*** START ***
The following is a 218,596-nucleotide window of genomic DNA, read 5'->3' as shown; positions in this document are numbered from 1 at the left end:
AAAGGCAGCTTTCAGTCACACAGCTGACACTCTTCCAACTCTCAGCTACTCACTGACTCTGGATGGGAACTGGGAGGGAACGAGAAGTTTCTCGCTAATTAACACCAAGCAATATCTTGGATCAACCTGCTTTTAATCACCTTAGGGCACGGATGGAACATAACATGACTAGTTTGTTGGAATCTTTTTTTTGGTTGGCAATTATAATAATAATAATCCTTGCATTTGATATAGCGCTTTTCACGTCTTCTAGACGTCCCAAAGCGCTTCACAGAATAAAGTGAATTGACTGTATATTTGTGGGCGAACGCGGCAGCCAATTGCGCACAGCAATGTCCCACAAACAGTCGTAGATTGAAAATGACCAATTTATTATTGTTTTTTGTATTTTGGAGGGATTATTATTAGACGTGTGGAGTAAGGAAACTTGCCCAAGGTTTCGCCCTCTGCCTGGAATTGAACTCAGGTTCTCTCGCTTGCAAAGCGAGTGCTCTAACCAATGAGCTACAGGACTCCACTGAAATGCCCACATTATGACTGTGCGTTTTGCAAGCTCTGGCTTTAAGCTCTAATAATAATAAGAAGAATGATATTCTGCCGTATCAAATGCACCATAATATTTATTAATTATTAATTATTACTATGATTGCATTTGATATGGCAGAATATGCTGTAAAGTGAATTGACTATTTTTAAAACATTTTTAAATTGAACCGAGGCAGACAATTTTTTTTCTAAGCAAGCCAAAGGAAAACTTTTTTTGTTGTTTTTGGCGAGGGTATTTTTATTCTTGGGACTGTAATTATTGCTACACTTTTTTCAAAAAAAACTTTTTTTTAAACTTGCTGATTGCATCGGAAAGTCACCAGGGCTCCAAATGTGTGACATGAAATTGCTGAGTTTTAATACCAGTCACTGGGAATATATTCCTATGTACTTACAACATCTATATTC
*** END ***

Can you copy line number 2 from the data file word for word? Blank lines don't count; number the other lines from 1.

AAAGGCAGCTTTCAGTCACACAGCTGACACTCTTCCAACTCTCAGCTACTCACTGACTCTGGATGGGAACTGGGAGGGAACGAGAAGTTTCTCGCTAATTAACACCAAGCAATATCTTGGATCAACCTGCTTTTAATCACCTTAGGGCACGGATGGAACATAACATGACTAGTTTGTTGGAATCTTTTTTTTGGTTGGCAATTATAATAATAATAATCCTTGCATTTGATATAGCGCTTTTCACGTCTTCTAGACGTCCCAAAGCGCTTCACAGAATAAAGTGAATTGACTGTATATTTGTGGGCGAACGCGGCAGCCAATTGCGCACAGCAATGTCCCACAAACAGTCGTAGATTGAAAATGACCAATTTATTATTGTTTTTTGTATTTTGGAGGGATTATTATTAGACGTGTGGAGTAAGGAAACTTGCCCAAGGTTTCGCCCTCTGCCTGGAATTGAACTCAGGTTCTCTCGCTTGCAAAGCGAGTGCTCTAACCAATGAGCTACAGGACTCCACTGAAATGCCCACATTATGACTGTGCGTTTTGCAAGCTCTGGCTTTAAGCTCTAATAATAATAAGAAGAATGATATTCTGCCGTATCAAATGCACCATAATATTTATTAATTATTAATTATTACTATGATTGCATTTGATATGGCAGAATATGCTGTAAAGTGAATTGACTATTTTTAAAACATTTTTAAATTGAACCGAGGCAGACAATTTTTTTTCTAAGCAAGCCAAAGGAAAACTTTTTTTGTTGTTTTTGGCGAGGGTATTTTTATTCTTGGGACTGTAATTATTGCTACACTTTTTTCAAAAAAAACTTTTTTTTAAACTTGCTGATTGCATCGGAAAGTCACCAGGGCTCCAAATGTGTGACATGAAATTGCTGAGTTTTAATACCAGTCACTGGGAATATATTCCTATGTACTTACAACATCTATATTC